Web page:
Welcome to our “After the Surgery” blog series! When it comes time for surgery – regardless of what type it may be – patients, along with their family and/or other caregivers, have a lot of information to take in and absorb. Many times the surgeries are planned, and other times they’re performed on an emergent basis. Regardless of the need or timeline, there’s one thing they ALL have in common – post-operative questions and concerns. Before discharge, the nurses and doctors work together to provide care that’s as coordinated and seamless as possible – your job is to get better and, while you’re their patient, their job is to help make that happen.
Before your discharge you’ll be visited by physicians, physical therapists, occupational therapists, social workers (who assist in discharge planning) and, depending upon your specific needs, potentially some other allied health professionals as well. You – and your caregivers – will be given a whole host of information, ranging from wound care and dressing changes to when and with whom you should be making follow-up appointments. Now, just like every person is different, every surgery is, too. However, that doesn’t mean that there aren’t some basic truths that nearly always hold true, no matter what. Here are a few things to keep in mind as you transition into your recovery:
- Bowel care. Anyone who’s ever dealt with post-surgical constipation will tell you this is a BIG DEAL. Narcotic pain medication – coupled with the relative levels of inactivity that most patients have during those first several days after surgery – can slow everything down. Sometimes to a halt. And, because you’ll be busy recuperating, bowel movements probably won’t be in the forefront of your mind. So, talk with your doctors and nurses about the medications you’re being sent home with and if adding a stool softener is something they’d recommend. Also…hydrate, hydrate, hydrate!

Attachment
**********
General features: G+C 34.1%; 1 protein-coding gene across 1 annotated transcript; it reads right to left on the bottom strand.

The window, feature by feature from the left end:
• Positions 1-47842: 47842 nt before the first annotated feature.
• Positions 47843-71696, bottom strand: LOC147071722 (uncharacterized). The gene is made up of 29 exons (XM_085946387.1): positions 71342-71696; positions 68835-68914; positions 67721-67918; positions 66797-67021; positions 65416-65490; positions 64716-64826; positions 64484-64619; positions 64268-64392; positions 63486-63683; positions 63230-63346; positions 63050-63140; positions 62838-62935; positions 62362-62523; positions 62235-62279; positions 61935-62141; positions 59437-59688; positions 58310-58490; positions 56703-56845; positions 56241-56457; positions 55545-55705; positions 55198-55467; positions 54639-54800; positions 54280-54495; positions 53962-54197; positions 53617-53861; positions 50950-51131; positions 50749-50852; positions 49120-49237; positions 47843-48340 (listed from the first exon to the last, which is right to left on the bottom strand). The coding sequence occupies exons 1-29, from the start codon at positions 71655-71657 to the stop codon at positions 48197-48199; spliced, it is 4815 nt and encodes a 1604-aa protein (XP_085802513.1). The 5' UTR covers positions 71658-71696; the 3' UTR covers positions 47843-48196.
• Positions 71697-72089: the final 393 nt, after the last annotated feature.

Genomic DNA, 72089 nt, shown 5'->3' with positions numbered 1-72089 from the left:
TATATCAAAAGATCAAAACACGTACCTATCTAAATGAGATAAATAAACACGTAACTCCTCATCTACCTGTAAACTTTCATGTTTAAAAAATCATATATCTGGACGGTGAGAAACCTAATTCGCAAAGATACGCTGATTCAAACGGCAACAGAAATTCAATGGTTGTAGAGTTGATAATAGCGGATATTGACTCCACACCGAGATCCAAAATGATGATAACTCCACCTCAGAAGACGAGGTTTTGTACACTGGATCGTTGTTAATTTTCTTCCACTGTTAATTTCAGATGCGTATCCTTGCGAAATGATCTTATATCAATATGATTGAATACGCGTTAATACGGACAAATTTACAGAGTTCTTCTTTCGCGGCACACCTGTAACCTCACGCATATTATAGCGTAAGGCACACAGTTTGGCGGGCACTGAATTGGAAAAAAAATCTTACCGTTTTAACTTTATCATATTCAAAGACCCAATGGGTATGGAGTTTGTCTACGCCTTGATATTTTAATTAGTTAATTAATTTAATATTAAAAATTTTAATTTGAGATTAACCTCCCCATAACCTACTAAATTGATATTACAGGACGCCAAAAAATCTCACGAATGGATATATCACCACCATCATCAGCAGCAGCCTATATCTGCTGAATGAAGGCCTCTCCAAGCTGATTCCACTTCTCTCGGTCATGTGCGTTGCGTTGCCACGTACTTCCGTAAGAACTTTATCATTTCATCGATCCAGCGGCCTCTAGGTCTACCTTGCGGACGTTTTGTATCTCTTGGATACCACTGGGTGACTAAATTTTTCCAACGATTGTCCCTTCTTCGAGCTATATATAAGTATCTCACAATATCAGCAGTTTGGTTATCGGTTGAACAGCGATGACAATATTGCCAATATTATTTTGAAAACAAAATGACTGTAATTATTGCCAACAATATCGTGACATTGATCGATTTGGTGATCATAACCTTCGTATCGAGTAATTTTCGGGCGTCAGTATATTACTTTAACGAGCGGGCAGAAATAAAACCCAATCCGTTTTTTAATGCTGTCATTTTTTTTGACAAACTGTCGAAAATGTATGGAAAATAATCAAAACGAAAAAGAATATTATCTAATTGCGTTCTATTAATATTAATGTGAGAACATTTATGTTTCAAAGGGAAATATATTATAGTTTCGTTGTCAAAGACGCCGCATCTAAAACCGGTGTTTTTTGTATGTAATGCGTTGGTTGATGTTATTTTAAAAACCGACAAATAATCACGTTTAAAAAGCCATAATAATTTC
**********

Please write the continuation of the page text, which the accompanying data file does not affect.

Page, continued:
- Medication instructions. If you have ANY new medications added to your routine (painkillers, blood thinners, etc.) make sure you and your caregivers understand how and when to take them. Also, make sure to ask if there’s anything you shouldn’t be eating or drinking while adopting these medications (some fruits and vegetables can interact with certain medicines).
- To heal, your body needs to be able to rest. You may very well discover that you tire more quickly in the days and weeks following your surgery – that’s your body’s way of telling you to stop and rest. That may mean taking extra naps during the day, and it certainly means that you’re getting a good amount of sleep each and every night.
Here at Prairie Orthopaedic, we want to make sure that you’re taken care of right…right from the start! Make sure to check back soon for parts 2 and 3 of the series – we’ll discuss both physical therapy and occupational therapy and look at the importance of each in your post-surgical recovery journey.